Blood sugar levels can be checked by doing a finger-prick test or using an electronic blood sugar monitor called a flash glucose monitor or CGM.

Picture Credit: “Finger Prick Diabetes Test” by danielfoster437 is licensed under CC BY-NC-SA 2.0.

You can do this several times a day – helping you keep an eye on your levels as you go about your life, which will help you work out what to eat and how much medication to take.

Ideal Blood Sugar (Glucose) Target Range[15]
The following shows the general guidelines, but your individual target range may differ – your healthcare team will agree on personal targets with you. Ideally, there is a healthy blood sugar range that you should aim for, on waking or before a meal:

  • Under 4mmol/l[16] – is too low (hypo)
  • From 4 to 7 mmol/l – is a healthy target
  • Over 7mmol/l – is too high (hyper)
  • Two hours after meals: less than 8.5mmol/l

You’ll get different readings at different times of the day, depending on things like what you’ve eaten and how much you are moving around.

Low blood sugar level [17]
If your blood sugar levels are too low, usually below 4 mmol/l, you may experience a hypo. Hypos need to be treated immediately, or your blood sugar levels will drop further, and you may experience a severe hypo and require emergency treatment. There are many different symptoms[18] of a hypo[19]. You must be able to recognise the signs of a hypo, in case your blood sugar level gets too low.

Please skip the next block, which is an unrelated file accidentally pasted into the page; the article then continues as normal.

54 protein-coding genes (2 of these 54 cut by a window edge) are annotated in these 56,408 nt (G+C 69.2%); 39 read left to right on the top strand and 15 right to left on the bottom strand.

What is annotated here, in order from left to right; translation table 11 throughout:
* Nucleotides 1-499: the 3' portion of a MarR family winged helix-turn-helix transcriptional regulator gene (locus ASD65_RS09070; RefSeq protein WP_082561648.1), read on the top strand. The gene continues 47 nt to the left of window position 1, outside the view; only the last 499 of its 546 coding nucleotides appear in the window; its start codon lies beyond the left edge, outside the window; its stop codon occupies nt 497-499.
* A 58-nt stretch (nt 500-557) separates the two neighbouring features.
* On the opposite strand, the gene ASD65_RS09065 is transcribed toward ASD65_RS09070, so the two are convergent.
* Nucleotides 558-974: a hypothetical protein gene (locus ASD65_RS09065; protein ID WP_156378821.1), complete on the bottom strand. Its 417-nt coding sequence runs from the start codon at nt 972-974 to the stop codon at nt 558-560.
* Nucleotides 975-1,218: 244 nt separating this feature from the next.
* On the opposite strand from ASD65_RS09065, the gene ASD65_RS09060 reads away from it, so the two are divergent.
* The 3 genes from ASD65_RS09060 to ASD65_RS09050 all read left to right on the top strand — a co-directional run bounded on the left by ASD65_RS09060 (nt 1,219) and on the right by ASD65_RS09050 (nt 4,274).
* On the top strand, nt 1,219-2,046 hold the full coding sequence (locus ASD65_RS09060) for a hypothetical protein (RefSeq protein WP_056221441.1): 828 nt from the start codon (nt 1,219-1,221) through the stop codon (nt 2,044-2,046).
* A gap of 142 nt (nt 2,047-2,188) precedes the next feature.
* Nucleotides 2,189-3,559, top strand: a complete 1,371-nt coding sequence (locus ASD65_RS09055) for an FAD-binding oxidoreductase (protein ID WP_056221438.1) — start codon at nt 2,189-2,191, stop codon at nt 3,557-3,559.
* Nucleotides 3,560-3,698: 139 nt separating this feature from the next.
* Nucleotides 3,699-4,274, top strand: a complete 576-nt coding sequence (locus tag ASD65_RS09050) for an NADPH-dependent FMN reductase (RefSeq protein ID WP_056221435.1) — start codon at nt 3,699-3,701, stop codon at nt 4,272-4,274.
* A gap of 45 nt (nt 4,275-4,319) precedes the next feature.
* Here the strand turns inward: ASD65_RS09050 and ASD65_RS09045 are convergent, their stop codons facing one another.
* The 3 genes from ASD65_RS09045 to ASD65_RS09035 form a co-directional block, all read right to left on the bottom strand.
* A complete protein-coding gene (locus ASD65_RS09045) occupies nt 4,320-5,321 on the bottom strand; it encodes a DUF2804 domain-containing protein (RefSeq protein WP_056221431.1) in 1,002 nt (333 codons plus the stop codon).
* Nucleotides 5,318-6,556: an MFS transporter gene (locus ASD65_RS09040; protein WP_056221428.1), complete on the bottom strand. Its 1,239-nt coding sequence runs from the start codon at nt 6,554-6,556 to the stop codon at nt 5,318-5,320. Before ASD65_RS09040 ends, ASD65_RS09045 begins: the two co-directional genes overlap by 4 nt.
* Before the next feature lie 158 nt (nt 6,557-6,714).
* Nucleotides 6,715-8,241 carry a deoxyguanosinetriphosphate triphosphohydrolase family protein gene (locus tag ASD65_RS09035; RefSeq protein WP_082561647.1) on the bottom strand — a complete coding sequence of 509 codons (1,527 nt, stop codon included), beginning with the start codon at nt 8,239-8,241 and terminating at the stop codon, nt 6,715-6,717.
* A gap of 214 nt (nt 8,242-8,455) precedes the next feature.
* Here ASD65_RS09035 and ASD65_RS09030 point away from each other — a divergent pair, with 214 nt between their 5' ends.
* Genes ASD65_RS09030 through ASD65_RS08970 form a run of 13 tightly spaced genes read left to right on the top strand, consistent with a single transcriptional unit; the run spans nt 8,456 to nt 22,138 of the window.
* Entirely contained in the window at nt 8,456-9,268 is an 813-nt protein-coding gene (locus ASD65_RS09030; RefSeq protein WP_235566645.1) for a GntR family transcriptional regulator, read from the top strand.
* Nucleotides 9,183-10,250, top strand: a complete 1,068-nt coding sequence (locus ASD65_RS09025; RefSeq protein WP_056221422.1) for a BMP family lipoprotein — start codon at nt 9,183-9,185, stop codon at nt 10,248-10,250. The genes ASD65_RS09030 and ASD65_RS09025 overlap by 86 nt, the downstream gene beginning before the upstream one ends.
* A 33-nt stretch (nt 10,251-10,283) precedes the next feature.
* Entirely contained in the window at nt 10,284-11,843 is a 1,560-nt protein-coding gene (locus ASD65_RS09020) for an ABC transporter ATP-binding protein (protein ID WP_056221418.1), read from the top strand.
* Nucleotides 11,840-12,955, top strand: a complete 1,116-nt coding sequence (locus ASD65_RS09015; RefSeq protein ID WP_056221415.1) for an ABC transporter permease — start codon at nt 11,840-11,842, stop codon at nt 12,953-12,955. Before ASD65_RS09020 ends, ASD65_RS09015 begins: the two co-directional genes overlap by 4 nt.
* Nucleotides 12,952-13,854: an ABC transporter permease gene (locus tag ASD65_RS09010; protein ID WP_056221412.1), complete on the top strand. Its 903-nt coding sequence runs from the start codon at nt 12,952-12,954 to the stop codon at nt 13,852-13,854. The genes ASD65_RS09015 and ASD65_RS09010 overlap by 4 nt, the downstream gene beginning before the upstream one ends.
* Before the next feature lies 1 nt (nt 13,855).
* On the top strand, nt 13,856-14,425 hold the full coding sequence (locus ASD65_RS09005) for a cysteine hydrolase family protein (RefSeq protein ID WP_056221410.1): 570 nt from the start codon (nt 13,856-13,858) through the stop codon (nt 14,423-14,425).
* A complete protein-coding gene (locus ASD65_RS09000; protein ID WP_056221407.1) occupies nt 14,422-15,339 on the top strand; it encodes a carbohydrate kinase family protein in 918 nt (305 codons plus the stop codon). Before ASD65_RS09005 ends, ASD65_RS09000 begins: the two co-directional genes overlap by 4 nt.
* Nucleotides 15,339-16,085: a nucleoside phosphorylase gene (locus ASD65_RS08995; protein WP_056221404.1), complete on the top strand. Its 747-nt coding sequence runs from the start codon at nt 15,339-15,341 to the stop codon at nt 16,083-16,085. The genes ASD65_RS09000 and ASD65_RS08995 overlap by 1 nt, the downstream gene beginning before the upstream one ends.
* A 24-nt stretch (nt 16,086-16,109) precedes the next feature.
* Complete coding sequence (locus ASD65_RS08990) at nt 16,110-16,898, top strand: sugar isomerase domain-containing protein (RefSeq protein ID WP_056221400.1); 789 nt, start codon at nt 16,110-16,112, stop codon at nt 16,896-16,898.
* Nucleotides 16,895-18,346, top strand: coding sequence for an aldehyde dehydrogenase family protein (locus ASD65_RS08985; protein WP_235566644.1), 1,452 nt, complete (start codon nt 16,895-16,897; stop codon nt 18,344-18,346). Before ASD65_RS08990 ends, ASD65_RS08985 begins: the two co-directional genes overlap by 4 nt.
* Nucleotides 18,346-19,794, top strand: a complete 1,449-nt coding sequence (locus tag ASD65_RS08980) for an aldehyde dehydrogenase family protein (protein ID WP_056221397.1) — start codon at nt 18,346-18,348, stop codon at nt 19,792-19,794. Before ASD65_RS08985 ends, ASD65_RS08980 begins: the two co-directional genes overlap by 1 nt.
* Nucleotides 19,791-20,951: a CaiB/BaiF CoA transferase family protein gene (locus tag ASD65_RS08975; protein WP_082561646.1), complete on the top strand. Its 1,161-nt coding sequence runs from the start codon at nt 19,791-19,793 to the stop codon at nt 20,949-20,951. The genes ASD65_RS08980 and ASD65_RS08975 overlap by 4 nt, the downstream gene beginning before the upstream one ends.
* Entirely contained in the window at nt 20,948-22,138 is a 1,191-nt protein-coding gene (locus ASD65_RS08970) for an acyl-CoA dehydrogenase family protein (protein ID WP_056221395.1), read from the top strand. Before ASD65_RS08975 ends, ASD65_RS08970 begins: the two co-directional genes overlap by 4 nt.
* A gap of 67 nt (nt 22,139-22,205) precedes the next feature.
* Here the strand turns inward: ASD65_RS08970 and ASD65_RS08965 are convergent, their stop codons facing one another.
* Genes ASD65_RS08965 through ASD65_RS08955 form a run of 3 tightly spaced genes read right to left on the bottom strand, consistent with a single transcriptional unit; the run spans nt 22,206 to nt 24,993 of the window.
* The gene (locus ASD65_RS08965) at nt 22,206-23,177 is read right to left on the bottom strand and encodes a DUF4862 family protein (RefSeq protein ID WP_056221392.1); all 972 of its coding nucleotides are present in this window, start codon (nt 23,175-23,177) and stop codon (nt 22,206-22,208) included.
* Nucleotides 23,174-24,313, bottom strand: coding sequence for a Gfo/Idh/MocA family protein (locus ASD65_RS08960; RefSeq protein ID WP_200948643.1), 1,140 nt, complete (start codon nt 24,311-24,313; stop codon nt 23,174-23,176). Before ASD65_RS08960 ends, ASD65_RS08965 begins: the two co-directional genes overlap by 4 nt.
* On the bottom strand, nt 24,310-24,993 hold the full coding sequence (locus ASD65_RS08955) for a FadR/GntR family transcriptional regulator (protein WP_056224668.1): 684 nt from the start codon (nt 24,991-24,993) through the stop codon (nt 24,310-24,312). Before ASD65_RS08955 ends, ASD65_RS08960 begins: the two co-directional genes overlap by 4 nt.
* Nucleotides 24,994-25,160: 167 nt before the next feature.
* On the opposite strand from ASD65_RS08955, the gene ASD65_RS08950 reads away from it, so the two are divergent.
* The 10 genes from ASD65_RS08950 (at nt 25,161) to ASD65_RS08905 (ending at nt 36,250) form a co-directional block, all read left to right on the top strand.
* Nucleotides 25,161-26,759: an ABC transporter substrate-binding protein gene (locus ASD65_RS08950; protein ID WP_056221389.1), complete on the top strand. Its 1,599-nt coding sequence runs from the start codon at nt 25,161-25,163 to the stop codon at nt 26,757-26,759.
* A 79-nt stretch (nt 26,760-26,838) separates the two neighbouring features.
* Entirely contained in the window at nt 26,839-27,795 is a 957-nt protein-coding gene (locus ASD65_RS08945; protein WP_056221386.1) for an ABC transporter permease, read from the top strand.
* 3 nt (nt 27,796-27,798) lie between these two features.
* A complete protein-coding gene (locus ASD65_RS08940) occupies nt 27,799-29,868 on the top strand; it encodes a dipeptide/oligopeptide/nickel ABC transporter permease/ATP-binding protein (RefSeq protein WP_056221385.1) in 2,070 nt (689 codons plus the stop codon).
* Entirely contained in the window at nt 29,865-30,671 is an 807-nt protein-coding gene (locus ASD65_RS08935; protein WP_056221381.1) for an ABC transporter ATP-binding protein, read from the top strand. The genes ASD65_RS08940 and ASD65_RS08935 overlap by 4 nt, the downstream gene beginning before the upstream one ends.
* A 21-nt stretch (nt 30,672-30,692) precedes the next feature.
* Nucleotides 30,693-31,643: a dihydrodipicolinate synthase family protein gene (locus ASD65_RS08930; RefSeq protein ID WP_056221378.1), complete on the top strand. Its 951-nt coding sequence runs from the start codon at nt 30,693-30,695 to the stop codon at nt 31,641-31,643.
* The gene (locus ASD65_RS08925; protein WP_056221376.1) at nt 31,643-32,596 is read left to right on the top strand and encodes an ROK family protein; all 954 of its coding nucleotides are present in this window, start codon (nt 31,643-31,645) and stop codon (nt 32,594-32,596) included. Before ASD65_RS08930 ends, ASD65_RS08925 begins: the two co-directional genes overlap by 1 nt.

There’s more information about what to do if you are having a hypo in a video from Diabetes UK[20].

The Signs of Hyperglycemia (High Blood Sugar Levels)[21]
If your blood sugar levels are slightly above your targets, there are usually no symptoms. But if your blood sugar levels become too high, you may experience some symptoms associated with a ‘hyper’. The blood sugar level at which symptoms begin to appear is different for everyone, but the common symptoms include passing more urine than normal, being very thirsty, having headaches and feeling tired and lethargic. It’s important that you know how to treat a hyper to avoid developing ketones in the blood.

The Signs of Hypoglycemia (Low Blood Sugar Levels)[22]
A low blood sugar level can affect everyone differently. You’ll learn how it makes you feel, although your symptoms may change over time. Early warning signs of a low blood sugar level include:

  • sweating
  • feeling tired
  • dizziness
  • feeling hungry
  • tingling lips
  • feeling shaky or trembling
  • a fast or pounding heartbeat (palpitations)